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If one of your competitors is suffering a PR crisis you might be tempted to try to take advantage of their mistakes and misfortune.
It is perfectly natural to think you may gain from their errors.
Certainly this was an approach adopted by several airlines when one of their competitors endured a recent reputation crisis.
In fact, when damaging footage emerged of a bloodied passenger being dragged off a United Airlines flight, a number of competitors appeared to queue up to poke fun.
Royal Jordanian, for example, tweeted a picture of a cigarette alongside the text ‘we are here to keep you #united Dragging is strictly prohibited’.
Qatar Airways and Emirates were among others who joined in the trolling, but even in the banter fuelled world of social media this was a risky approach.
The thing with a competitor’s crisis is that the media’s focus is suddenly thrust on your industry. It has become part of the news agenda.
If you cast your mind back again to the United Airlines incident you may recall that in the following weeks a number of other stories were covered about other airlines and altercations between passengers and their staff, complete with video footage.
None of these incidents were as dramatic as what had taken place on that now infamous United flight, yet they still received huge amounts of media and social media coverage.
I believe it is highly unlikely any of them would have been covered at all without the United incident preceding them. But the crisis which had engulfed their competitor now made these relatively minor incidents relevant and timely for the media, creating a raft of damaging headlines. It had made them newsworthy and forced those airlines into a crisis of their own.
T – topical; of the moment, timely, new and something people are talking about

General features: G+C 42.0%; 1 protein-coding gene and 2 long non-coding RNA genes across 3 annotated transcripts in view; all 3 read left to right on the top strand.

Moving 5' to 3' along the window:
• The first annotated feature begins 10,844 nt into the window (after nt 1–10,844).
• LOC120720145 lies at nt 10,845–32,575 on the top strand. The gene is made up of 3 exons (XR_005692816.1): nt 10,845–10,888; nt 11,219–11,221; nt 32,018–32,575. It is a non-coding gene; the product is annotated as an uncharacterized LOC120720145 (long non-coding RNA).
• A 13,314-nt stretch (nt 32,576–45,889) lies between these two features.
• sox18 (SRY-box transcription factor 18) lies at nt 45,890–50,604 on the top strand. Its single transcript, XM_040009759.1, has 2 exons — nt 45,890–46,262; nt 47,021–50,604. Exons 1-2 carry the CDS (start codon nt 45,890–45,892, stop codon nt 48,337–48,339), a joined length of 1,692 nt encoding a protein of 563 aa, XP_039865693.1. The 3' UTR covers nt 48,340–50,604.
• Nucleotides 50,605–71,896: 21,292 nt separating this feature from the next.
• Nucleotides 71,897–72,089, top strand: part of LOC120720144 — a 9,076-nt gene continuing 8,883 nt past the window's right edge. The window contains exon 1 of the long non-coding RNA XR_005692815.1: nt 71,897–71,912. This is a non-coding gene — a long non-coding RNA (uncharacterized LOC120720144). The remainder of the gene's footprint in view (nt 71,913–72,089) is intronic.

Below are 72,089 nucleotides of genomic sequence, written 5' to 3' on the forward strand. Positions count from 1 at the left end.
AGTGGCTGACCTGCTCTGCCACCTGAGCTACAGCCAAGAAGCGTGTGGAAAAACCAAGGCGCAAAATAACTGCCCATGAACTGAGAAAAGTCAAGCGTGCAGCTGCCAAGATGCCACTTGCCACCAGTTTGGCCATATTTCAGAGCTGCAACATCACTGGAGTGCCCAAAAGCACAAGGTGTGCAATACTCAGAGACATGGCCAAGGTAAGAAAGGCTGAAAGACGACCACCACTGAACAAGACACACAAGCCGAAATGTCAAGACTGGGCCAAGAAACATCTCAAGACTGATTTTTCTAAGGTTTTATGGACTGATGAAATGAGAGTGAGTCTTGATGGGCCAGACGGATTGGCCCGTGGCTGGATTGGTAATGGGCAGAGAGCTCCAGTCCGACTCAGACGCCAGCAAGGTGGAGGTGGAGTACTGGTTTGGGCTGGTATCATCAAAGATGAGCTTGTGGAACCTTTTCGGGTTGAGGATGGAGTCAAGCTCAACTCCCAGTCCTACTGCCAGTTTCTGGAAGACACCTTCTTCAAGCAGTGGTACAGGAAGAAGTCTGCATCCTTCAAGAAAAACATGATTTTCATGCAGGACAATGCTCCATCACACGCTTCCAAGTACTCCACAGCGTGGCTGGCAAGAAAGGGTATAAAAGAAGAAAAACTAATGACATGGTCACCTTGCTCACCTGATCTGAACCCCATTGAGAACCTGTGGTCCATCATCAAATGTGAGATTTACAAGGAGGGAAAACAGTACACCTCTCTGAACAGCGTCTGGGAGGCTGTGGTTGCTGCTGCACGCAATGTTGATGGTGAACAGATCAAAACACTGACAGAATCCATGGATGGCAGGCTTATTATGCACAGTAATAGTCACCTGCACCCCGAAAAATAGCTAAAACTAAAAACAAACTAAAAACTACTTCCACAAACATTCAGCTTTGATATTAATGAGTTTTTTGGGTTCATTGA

R - relevant to a specific audience
U – unusual; not what people already know or expect. Something which will surprise the audience. Is it the first? The biggest? The smallest? In the world of social media it is something which will make people click through to the story (clickbait).
T – trouble. Introducing, solving or identifying possible trouble. Not all news is bad – some of the greatest news stories have been about things that have solved a problem, such as new technology or improvements in medical science.
H – human interest. What is in it for people? What impact will it have on your customers?
You can see from that how some of the lesser airline altercations included some of the elements of this acronym.
Journalists love stories which tie into a current event and feature something people are already talking about.
If one of your competitors suffers a crisis media management incident, rather than poking fun, or simply enjoying the show and thinking ‘rather them than us’, a much better approach is to consider how it could impact your own organisation.
This should include considering whether anything similar has happened to you which the media could focus on.
Also consider your own vulnerabilities. Do your policies, for example, need reviewing in light of what has happened to your rival? If you worked for an airline you might have used the incidents we have mentioned in this blog to refresh your staff’s customer care training.
Consider whether your spokespeople have had recent media exposure or media training and ensure you have holding statements prepared which you could issue quickly if the media spotlight was to fall on you.
This is also a really good time to assemble your crisis team and test your crisis comms plan with likely scenarios to ensure you can deliver an effective response if the worst happens.
Finally, make sure you have good media and social media monitoring tools in pace. A rival’s crisis can easily give wings – to stick with the airline theme – to negative sentiment and impact the wider industry.
Media First are media and communications training specialists with over 30 years of experience. We have a team of trainers, each with decades of experience working as journalists, presenters, communications coaches and media trainers.
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